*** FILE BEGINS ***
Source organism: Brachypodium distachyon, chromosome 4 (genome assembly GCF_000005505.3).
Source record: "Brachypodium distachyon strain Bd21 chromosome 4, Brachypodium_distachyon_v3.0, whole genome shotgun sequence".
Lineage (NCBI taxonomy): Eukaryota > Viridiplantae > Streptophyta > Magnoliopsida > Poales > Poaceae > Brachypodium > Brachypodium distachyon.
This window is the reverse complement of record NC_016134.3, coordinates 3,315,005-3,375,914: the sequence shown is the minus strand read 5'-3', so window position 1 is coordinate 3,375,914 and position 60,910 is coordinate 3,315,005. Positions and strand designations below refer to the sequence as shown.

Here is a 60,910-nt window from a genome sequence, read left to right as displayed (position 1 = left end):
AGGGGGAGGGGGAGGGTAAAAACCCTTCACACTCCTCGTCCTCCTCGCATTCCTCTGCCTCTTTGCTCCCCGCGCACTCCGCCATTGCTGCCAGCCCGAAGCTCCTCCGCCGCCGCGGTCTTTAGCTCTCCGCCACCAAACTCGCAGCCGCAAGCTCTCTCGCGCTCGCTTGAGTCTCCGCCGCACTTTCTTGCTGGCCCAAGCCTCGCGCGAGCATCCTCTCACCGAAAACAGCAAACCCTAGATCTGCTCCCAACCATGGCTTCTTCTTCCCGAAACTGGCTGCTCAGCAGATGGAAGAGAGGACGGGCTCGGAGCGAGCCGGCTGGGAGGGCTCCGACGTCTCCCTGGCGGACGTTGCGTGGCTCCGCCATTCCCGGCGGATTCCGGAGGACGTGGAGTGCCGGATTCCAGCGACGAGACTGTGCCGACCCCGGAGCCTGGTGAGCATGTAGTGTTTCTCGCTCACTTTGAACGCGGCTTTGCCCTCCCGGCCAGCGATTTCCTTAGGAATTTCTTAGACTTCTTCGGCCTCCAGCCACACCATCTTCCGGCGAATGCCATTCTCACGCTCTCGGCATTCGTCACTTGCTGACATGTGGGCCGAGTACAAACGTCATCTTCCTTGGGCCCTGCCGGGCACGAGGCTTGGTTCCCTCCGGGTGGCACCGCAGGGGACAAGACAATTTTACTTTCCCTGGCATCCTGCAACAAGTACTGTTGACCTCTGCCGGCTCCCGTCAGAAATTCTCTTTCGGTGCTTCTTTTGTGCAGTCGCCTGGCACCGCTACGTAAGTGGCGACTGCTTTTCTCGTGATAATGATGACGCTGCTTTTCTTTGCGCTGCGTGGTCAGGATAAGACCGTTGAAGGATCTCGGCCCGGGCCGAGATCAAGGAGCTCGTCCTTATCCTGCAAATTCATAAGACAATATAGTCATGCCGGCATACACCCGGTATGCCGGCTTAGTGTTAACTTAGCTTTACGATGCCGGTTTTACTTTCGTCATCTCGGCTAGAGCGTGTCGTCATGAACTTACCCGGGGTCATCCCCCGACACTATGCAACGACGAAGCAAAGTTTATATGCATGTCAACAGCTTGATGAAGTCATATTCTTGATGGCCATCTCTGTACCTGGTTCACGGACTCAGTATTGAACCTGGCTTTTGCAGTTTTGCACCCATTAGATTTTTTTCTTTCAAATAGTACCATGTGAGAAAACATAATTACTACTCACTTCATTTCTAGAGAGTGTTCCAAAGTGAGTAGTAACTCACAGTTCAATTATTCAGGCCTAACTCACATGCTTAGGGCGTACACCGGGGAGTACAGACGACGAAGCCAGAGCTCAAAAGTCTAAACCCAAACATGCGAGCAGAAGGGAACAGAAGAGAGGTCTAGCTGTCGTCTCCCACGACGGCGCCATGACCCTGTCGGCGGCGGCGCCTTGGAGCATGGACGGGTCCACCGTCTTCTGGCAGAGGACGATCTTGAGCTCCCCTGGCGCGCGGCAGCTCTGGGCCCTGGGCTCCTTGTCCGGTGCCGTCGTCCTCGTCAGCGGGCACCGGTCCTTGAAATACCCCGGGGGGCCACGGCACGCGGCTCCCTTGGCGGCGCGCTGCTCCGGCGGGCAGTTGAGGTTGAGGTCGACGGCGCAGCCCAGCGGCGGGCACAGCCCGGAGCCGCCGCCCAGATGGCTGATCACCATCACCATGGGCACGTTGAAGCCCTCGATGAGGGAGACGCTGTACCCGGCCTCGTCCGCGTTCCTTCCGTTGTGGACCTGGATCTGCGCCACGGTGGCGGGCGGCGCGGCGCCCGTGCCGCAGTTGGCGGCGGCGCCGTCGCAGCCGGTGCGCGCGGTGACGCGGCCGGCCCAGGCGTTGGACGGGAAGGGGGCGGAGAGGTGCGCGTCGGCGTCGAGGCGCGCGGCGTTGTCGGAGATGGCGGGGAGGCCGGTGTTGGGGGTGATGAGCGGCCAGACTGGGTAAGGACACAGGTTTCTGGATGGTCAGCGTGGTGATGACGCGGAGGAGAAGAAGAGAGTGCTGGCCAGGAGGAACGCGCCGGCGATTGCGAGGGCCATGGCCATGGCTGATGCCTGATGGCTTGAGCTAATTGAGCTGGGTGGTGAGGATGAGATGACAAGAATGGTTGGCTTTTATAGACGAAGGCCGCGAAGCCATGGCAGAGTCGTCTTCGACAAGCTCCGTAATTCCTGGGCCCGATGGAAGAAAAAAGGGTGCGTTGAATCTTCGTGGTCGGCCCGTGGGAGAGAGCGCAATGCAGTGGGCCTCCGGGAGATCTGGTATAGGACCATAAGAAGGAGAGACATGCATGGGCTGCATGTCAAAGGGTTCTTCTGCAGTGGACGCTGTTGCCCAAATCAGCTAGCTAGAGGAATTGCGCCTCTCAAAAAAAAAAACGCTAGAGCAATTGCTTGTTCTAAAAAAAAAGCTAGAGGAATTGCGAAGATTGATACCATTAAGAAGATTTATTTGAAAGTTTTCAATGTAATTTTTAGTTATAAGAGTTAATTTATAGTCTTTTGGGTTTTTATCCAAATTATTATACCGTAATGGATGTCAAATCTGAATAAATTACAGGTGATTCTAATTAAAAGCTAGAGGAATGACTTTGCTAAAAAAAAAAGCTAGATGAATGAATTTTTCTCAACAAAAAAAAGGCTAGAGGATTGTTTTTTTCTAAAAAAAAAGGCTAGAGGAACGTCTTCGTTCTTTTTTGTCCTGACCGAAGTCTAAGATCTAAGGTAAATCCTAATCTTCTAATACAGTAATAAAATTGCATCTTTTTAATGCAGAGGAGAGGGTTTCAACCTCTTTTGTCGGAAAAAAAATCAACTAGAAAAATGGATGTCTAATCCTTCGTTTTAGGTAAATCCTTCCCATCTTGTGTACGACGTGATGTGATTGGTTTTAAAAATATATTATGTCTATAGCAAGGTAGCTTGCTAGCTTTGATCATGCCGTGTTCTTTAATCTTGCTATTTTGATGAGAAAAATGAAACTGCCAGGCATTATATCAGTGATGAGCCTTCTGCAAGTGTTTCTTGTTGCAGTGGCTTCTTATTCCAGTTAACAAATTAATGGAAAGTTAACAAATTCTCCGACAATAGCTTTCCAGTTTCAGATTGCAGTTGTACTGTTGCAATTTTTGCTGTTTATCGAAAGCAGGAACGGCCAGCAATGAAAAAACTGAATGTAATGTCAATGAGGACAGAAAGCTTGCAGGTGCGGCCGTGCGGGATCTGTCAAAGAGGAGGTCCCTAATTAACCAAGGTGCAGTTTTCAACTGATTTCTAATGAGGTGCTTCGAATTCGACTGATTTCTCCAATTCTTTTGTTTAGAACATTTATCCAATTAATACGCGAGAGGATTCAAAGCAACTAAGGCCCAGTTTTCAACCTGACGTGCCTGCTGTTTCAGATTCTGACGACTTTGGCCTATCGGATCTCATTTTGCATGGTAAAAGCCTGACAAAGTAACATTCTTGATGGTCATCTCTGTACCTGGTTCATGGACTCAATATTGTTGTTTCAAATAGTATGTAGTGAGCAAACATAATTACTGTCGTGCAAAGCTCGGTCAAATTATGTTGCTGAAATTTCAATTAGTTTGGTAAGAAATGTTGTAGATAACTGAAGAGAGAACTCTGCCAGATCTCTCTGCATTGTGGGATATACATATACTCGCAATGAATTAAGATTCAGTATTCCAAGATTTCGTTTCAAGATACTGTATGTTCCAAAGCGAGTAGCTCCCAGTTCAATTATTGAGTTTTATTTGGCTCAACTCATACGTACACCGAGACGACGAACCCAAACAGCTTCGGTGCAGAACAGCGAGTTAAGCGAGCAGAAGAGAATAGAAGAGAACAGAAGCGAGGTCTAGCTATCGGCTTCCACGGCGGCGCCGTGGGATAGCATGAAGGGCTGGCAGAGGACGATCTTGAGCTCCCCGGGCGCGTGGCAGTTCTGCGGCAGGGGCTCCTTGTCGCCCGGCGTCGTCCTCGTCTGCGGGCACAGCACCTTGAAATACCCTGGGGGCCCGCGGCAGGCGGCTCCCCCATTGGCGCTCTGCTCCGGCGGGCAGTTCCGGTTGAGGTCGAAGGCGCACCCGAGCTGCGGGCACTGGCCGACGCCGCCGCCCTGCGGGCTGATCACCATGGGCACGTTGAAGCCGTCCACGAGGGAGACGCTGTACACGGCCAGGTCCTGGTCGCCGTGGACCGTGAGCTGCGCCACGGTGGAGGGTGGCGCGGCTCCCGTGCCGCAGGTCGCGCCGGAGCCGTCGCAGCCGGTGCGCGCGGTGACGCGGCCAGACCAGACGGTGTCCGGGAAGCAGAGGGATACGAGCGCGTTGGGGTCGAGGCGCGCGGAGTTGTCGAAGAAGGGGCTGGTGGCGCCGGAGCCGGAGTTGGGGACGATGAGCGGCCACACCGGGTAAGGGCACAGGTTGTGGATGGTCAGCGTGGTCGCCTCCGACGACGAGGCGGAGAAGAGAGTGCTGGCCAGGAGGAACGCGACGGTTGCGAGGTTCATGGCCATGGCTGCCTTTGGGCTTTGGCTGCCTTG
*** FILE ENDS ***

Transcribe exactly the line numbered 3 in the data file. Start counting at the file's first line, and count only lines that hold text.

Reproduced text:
Lineage (NCBI taxonomy): Eukaryota > Viridiplantae > Streptophyta > Magnoliopsida > Poales > Poaceae > Brachypodium > Brachypodium distachyon.